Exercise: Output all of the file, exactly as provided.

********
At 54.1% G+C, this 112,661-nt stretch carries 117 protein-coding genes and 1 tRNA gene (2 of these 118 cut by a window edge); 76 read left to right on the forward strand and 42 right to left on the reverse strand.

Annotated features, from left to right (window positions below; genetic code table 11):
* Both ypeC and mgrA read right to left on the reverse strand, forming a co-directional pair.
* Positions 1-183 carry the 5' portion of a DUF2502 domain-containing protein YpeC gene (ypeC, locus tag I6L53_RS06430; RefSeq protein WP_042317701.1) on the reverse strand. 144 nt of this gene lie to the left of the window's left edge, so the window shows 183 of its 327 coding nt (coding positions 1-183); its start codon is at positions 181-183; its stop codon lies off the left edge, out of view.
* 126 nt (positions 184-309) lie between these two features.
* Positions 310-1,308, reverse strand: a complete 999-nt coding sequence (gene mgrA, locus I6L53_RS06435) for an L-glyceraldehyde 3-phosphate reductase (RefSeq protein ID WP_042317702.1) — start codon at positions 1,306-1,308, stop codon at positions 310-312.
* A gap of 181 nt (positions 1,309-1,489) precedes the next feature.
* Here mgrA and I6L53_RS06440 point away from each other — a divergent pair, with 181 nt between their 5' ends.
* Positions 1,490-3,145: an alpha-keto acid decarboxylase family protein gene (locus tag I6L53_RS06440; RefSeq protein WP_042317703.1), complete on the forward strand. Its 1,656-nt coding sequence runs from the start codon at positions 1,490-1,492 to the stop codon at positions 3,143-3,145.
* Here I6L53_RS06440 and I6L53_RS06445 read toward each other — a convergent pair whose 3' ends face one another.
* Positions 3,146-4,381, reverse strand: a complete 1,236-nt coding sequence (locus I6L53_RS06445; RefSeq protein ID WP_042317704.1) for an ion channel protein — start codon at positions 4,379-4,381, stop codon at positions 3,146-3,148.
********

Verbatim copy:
At 54.1% G+C, this 112,661-nt stretch carries 117 protein-coding genes and 1 tRNA gene (2 of these 118 cut by a window edge); 76 read left to right on the forward strand and 42 right to left on the reverse strand.

Annotated features, from left to right (window positions below; genetic code table 11):
* Both ypeC and mgrA read right to left on the reverse strand, forming a co-directional pair.
* Positions 1-183 carry the 5' portion of a DUF2502 domain-containing protein YpeC gene (ypeC, locus tag I6L53_RS06430; RefSeq protein WP_042317701.1) on the reverse strand. 144 nt of this gene lie to the left of the window's left edge, so the window shows 183 of its 327 coding nt (coding positions 1-183); its start codon is at positions 181-183; its stop codon lies off the left edge, out of view.
* 126 nt (positions 184-309) lie between these two features.
* Positions 310-1,308, reverse strand: a complete 999-nt coding sequence (gene mgrA, locus I6L53_RS06435) for an L-glyceraldehyde 3-phosphate reductase (RefSeq protein ID WP_042317702.1) — start codon at positions 1,306-1,308, stop codon at positions 310-312.
* A gap of 181 nt (positions 1,309-1,489) precedes the next feature.
* Here mgrA and I6L53_RS06440 point away from each other — a divergent pair, with 181 nt between their 5' ends.
* Positions 1,490-3,145: an alpha-keto acid decarboxylase family protein gene (locus tag I6L53_RS06440; RefSeq protein WP_042317703.1), complete on the forward strand. Its 1,656-nt coding sequence runs from the start codon at positions 1,490-1,492 to the stop codon at positions 3,143-3,145.
* Here I6L53_RS06440 and I6L53_RS06445 read toward each other — a convergent pair whose 3' ends face one another.
* Positions 3,146-4,381, reverse strand: a complete 1,236-nt coding sequence (locus I6L53_RS06445; RefSeq protein ID WP_042317704.1) for an ion channel protein — start codon at positions 4,379-4,381, stop codon at positions 3,146-3,148.